© 2003  Karen Selick
Socialized Medicine--One Size Fits None
An edited version of this article first appeared in the November/December, 2003  issue of Canadian Lawyer.  If you wish to reproduce this article, click here for copyright info.

Karen to God—Come In, Please


The justices of the Supreme Court of Canada must be among the few people remaining in the country—or indeed, the world—who haven’t yet expressed their opinions publicly on the subject of same-sex marriages.  The opinion pages and letters sections of the newspapers and the talk shows just never seem to let up on the subject. 

Eventually, the court too will get around to saying its piece, and then the exercise will be complete—with one significant exception.  The most important person of all, the one whose pronouncement would undoubtedly settle the issue once and for all, is virtually certain to maintain silence on this subject.  He has developed the unfortunate practice of remaining silent on every crucial issue of our day.  I’m referring, of course, to God. 

I myself don’t believe He exists, and I get exasperated at times with people who do.  But since theists comprise an overwhelming percentage of humanity, I’ve pretty well resigned myself to the fact that billions of people are not likely to give up their make-believe friend as merely another Santa-like childhood fantasy within my lifetime.  But sometimes I can’t resist pointing out a few absurdities.  

All over the world, there are people who believe God has spoken to them personally.  Some of them we treat like the psychotics they are and send to mental institutions.  Others we give important titles to, like “pope”, and treat their pronouncements with grave deference.  Meanwhile, the people of some third world countries are convinced that God has been chatting with guys like Osama Bin Laden and told them that the ways of the western countries are evil.  We don’t give any credence at all to these purported missives from above.  Instead, we try to bomb the shit out of the messengers. 

Why doesn’t God just make a public announcement to all of us at the same time and set the record straight?   Surely with all His powers He could make an all-embracing broadcast from heaven.  He needn’t set fire to all the world’s bushes.  He could take a page out of Ayn Rand’s novel Atlas Shrugged in which the hero John Galt, a scientific genius, commandeers all the world’s radio and television stations to broadcast a message simultaneously to the entire globe.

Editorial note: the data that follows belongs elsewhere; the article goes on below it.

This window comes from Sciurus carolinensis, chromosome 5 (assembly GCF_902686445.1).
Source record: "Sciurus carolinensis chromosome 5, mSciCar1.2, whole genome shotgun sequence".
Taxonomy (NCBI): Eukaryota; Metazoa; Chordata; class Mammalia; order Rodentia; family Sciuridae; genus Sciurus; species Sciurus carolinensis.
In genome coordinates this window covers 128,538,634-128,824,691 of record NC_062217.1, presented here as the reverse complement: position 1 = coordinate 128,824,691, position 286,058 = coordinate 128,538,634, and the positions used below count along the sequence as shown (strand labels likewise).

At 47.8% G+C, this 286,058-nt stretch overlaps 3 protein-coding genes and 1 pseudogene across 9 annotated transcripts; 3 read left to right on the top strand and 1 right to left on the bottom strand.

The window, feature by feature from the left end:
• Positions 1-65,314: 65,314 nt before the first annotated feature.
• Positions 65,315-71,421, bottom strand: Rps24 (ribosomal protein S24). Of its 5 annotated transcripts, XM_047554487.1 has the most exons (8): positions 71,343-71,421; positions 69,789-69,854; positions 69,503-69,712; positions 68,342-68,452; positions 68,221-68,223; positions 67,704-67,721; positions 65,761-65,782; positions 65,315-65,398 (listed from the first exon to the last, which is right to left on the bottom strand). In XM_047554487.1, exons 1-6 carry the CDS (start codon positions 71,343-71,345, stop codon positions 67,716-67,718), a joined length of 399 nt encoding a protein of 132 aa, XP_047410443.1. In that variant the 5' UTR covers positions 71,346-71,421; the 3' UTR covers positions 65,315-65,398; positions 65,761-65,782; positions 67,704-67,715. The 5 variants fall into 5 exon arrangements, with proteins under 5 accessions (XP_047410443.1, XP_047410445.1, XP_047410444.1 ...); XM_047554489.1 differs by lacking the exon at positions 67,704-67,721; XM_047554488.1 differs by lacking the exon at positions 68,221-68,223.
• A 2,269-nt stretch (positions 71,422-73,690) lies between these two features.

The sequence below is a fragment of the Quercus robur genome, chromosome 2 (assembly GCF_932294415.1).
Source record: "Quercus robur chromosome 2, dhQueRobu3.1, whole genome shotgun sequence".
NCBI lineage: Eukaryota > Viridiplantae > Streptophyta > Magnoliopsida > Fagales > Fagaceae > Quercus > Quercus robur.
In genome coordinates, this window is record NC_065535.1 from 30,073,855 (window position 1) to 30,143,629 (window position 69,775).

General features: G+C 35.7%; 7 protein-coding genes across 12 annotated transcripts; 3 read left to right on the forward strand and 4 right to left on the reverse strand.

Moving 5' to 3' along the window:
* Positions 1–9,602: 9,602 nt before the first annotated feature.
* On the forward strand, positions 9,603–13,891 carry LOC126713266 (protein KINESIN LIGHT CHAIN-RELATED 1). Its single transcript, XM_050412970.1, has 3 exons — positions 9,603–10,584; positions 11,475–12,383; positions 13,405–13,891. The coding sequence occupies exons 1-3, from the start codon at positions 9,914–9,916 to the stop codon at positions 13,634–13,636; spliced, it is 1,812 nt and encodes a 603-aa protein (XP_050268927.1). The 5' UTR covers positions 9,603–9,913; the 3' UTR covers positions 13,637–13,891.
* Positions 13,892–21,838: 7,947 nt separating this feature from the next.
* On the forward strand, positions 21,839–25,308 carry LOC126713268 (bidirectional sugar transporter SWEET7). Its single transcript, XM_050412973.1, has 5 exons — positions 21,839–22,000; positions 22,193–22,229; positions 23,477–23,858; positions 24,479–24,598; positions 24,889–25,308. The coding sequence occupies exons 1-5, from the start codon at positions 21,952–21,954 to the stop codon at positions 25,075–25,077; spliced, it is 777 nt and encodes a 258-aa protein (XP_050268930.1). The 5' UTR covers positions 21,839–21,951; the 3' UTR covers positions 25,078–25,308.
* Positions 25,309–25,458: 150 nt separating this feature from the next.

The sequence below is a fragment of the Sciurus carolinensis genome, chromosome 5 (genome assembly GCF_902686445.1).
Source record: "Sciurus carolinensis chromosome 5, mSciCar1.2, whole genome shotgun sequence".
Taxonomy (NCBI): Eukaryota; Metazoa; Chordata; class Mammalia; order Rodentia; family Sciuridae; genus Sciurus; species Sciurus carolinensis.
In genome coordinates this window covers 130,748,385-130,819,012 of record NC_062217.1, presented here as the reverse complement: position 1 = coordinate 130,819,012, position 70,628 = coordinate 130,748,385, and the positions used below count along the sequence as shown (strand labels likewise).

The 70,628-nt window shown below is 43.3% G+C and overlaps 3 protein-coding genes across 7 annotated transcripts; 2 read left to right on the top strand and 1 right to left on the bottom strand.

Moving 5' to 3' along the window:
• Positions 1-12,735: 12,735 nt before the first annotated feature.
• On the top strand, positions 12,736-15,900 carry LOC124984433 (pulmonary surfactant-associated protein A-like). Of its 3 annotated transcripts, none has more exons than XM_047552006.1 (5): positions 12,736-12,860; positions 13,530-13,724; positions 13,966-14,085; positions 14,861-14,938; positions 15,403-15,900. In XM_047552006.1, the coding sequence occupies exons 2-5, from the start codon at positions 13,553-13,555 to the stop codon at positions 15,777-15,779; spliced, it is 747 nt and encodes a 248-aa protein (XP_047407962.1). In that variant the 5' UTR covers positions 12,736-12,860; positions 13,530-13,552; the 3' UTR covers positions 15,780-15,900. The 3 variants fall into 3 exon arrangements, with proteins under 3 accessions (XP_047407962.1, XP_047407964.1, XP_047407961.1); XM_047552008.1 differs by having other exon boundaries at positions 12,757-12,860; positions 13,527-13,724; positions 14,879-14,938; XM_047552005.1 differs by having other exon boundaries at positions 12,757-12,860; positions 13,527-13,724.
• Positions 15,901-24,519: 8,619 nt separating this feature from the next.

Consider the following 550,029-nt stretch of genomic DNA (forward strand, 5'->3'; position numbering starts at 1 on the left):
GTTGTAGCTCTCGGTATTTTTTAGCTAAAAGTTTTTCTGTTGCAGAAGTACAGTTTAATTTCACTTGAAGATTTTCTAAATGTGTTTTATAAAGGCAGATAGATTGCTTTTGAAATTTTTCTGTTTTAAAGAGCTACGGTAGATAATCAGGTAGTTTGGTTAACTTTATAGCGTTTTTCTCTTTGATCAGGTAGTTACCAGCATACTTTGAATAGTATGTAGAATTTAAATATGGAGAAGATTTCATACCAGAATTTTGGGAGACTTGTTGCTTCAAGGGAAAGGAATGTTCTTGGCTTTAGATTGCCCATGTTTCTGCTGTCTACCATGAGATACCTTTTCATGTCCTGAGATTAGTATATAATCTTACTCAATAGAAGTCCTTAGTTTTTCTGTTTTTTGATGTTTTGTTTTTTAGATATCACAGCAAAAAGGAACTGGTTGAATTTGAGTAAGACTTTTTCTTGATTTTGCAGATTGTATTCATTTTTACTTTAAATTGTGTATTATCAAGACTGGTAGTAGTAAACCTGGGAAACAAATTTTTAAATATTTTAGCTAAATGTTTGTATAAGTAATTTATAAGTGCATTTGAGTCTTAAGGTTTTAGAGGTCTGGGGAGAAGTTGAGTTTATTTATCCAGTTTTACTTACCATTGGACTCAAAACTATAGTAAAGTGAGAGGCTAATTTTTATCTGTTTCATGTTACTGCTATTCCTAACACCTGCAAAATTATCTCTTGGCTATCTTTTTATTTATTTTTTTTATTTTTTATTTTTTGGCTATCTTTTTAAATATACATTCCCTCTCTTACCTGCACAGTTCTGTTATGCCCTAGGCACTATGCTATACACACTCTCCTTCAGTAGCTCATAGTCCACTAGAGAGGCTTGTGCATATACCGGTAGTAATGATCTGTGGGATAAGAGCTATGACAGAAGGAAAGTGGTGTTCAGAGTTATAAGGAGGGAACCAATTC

Sure, lots of people would be pissed off if God chose to pre-empt Hockey Night in Canada or Jerry Springer, but it need only be a one-time thing.  He should be articulate enough to make himself understood with only one broadcast every couple of thousand years. 

I mean, this is the guy who’s supposed to be merciful, right?  Why doesn’t He put us all out of our misery and just tell us what He really thinks about same-sex marriage and similar—if you’ll pardon the expression—burning issues? 

No doubt someone will write in and tell me that God made man with free will and He expects us to figure out right from wrong on our own, blah, blah, blah.  When you do, dear reader, please explain why was God so forthright about signifying His displeasure back in the old days.  The expulsion from Eden, Noah’s flood, the destruction of Sodom and Gomorra—those weren’t exactly subtle hints that mankind had goofed up.  Why all the coyness these past few millennia?

Theists always have some bromide handy for why tragedies that should be intolerable to a merciful god still keep happening under God’s very nose.  My favourite is, “God works in mysterious ways.”  Yes, so do gremlins and leprechauns.

Can’t theists get their minds around the notion that maybe, just maybe, those guys that wrote the bible a couple of thousand years ago got it wrong, or made it up?  Haven’t they seen the movie Inherit the Wind, where Clarence Darrow points out that little inconsistency in Genesis?  You know, the part about Cain settling down in the land of Nod and taking a wife, when so far the only people who had ever existed were his parents Adam and Eve and brother Abel.  Did someone else hold another Creation over there in Nod, or what?

While theists in general are unfathomable to me, there’s one subset who mystify me even more than most.  They’re the ones who think that if they don’t like the rules of the particular church they belong to, it should be the church that changes, not them.  I remember reading a few years ago about some nun who was suing her church to prevent it from excommunicating her following an abortion.  Geez, lady, if you don’t like the rules of the organization well enough to abide by them, why are you so desperate to continue belonging? 

Equally mystifying are people who claim to be Catholics, yet think the church should agree to marry homosexual couples.  If they don’t like the rules of the club they belong to, why don’t they find a club to join that has rules they like, or start a new one?  Why try to force everyone else in the club to change their minds? 

I guess we’re just supposed to accept that theists--like God, gremlins and leprechauns--work in mysterious ways.


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January 1, 2004